Although more positive responses occur during isoproterenol testing, the multistage protocol continues to be time-consuming. In an attempt to reduce testing time, Sheldon (16)compared single-stage (5 μg/min) with multistage isoproterenol tilt table testing. Positive response rates were comparable between the single-stage and the multistage isoproterenol tilt table tests, and the single-stage test was associated with significant time savings. Specificity from normal controls was not examined in this study. More recently, Blanc et al. (26)reported that single-dose isoproterenol (5 μg/min) tilt table testing reproduced 95% of passive tilt responses and saved more time.
For the reasons provided earlier in this article, an intermediate unit dose of isoproterenol at 0.05 μg/kg/min was selected in our current protocol in this adult patient population. A unit dose per kilogram of body weight provides a more uniform physiologic response and minimizes variations as a function of body weight. Single-stage isoproterenol testing was compared with “standard” tilt table testing. The positive response rate, 56% (46% to 65%), observed in our study was in general agreement with the data reported in the literature. A single-stage isoproterenol tilt table test was tolerated by all patients and reproduced 77% (60% to 90%) of the passive tilt table responses. The apparent specificity in normal subjects (a younger age group) was 83% (61% to 95%). Procedural time was significantly reduced. In the entire study population, the mean procedural time, including 5 min of infusion in the supine position, was 11.7 ± 3.6 min.
Isoproterenol versus passive tilt table testing
Differences exist between single-stage isoproterenol and passive tilt table testing. Heart rate and blood pressure responses are significantly different between the two tests both before and during the development of vasovagal symptoms. The differences in hemodynamics before the onset of symptoms are consistent with findings in our recent report on the different triggering mechanisms for vasovagal syncope (27). Differences in hemodynamics during the vasovagal responses raise caution in the interpretation of laboratory observations and stress the importance of correlating laboratory observations to spontaneous clinical presentation.
Gender-related differences in the tilt table responses could be present. The additional effect of isoproterenol in eliciting a positive response in more male than female patients showed a trend toward statistical significance (p = 0.06). The different responses to orthostatic stress and isoproterenol between male and female patients may suggest a gender-dependent mechanism for vasovagal syncope. Gender-related issues in tilt table testing have not been explored at this time.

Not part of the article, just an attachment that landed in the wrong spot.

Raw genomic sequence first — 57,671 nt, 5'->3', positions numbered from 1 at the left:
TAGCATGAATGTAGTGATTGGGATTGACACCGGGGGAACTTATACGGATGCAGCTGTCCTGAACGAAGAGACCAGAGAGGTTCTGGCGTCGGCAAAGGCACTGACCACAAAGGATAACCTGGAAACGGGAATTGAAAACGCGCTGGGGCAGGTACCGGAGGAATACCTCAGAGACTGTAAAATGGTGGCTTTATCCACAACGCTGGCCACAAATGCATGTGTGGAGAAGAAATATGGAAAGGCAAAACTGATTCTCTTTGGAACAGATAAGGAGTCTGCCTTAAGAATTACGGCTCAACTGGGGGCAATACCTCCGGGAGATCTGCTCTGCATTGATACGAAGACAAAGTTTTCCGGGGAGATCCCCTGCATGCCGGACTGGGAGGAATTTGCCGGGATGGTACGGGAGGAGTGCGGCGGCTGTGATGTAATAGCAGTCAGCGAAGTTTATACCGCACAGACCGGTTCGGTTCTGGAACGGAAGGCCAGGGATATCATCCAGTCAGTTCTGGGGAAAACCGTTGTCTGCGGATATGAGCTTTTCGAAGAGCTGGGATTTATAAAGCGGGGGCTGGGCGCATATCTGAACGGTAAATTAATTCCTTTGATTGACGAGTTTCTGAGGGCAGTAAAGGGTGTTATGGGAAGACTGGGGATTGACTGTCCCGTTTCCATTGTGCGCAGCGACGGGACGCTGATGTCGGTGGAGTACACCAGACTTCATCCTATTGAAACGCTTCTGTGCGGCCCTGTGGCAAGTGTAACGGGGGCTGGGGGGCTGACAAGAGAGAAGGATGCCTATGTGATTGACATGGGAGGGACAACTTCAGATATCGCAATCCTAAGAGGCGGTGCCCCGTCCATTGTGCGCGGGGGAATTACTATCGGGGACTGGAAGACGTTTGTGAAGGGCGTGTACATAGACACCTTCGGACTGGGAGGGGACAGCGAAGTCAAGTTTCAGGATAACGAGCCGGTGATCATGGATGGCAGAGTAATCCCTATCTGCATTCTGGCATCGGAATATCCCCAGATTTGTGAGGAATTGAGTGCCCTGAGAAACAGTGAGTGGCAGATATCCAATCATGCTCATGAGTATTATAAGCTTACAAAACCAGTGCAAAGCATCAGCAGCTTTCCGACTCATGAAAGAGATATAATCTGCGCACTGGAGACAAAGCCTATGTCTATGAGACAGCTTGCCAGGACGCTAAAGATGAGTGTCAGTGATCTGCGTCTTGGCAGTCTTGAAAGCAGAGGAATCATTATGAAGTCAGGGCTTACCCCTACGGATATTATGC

Intrinsic limitations of tilt table testing have been well outlined in the discussion. Although the variable observations on the reproducibility of tilt table testing are well recognized (28–33), a randomized, crossover study design such as in our study should minimize type II errors. The trend toward a higher positive response when passive tilt was second in sequence could be a result of the length of the study protocol. Other potential contributing factors are residual isoproterenol effect, volume shifts provoked by tilt and vasodilation. Age differences between the patient population and controls may have affected the apparent specificity observed in our study. However, the younger controls should provide only the “worst” model for tilt table specificity on the basis of information available in the current literature. Intra-arterial blood pressure monitoring may affect the net specificity of the study protocols. A significant differential effect on each test individually is not expected, because of the randomized, sequential nature of the study design.
Clinical implications and conclusions
Results from our study support the conclusion that single-stage isoproterenol tilt table testing at 0.05 μg/kg/min and a 70° angle for 10 min was more effective in inducing a vasovagal response than “standard” tilt table testing in adult patients. This increased positive response was achieved at a moderate reduction in the apparent specificity, from 91% (72% to 99%) to 83% (61% to 99%). The single-stage isoproterenol tilt table test significantly reduced procedural time and could be a reasonable alternative diagnostic test in patients undergoing syncope evaluation. Differences in hemodynamic responses between tests stress the importance of correlating patient’s clinical presentations to laboratory findings.
☆ This study was supported by National Institutes of Health grant PPG NS32352.
- Received June 11, 1998.
- Revision received September 16, 1998.
- Accepted December 4, 1998.